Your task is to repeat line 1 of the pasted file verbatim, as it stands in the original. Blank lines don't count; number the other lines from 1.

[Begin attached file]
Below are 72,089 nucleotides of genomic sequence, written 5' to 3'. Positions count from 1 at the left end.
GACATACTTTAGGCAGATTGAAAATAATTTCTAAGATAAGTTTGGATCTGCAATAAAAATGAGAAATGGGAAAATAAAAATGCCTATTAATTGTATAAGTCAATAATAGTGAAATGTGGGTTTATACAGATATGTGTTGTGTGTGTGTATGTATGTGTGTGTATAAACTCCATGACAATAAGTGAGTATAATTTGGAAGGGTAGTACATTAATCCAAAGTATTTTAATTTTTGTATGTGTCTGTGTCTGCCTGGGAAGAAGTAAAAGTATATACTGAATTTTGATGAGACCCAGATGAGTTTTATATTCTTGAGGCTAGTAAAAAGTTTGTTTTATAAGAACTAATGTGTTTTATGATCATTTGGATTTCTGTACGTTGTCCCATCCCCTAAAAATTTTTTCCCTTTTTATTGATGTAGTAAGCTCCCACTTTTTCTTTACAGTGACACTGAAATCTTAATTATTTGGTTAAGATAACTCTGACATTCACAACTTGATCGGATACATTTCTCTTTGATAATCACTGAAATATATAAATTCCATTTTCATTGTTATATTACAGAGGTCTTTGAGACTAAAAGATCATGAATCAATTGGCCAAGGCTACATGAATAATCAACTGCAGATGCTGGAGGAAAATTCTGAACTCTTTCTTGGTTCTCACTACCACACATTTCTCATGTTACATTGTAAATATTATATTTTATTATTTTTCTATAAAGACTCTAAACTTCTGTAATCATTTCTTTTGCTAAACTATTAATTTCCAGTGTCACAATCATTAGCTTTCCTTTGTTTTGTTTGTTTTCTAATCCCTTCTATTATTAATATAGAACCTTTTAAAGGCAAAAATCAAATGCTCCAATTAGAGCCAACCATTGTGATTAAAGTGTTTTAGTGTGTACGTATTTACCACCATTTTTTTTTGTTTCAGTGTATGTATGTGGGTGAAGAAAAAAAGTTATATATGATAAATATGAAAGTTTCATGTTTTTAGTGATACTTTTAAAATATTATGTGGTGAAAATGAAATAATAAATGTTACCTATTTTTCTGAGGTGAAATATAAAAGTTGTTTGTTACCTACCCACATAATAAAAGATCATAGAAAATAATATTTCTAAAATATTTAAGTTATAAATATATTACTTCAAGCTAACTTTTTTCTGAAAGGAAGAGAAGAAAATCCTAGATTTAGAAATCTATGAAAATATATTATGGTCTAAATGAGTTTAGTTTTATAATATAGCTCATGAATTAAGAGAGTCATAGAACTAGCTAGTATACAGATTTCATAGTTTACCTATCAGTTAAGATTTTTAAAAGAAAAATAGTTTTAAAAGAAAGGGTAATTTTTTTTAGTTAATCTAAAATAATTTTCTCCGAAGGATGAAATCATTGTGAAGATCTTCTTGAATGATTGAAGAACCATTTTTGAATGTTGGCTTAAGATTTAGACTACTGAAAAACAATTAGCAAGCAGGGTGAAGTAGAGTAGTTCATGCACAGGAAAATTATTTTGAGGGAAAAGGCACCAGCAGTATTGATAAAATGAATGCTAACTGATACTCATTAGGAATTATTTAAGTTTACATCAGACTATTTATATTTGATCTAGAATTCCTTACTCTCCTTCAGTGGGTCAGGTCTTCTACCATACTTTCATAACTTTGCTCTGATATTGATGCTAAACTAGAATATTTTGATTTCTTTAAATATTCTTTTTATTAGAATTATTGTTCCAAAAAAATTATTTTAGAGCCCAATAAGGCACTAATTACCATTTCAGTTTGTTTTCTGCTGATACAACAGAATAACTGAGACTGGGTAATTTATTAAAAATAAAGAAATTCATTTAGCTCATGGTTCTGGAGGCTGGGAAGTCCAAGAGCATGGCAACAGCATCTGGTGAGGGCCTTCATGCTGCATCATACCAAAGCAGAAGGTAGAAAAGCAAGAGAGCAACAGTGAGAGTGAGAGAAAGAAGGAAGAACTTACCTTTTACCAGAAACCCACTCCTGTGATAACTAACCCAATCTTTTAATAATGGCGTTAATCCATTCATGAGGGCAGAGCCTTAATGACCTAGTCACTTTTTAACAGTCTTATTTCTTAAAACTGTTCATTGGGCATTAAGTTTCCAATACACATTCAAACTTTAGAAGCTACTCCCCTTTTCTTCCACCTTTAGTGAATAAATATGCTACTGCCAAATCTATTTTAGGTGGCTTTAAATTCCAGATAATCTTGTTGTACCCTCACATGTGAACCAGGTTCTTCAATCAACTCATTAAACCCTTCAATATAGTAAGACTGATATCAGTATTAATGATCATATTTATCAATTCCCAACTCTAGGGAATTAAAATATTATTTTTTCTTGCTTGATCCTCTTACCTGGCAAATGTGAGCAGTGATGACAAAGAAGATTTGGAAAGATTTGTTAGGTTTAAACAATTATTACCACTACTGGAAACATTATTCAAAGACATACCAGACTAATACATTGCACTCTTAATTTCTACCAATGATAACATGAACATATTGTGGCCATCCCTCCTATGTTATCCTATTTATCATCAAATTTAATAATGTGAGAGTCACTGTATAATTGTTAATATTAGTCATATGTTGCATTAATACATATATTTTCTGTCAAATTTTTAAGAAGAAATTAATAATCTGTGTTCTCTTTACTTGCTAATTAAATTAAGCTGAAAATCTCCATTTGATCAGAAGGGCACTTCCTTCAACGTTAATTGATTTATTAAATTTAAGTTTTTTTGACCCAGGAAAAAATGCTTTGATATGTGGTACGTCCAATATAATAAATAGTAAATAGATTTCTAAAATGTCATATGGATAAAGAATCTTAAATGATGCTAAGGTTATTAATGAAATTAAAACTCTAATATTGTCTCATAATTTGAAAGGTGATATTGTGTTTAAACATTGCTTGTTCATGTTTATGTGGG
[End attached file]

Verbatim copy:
Below are 72,089 nucleotides of genomic sequence, written 5' to 3'. Positions count from 1 at the left end.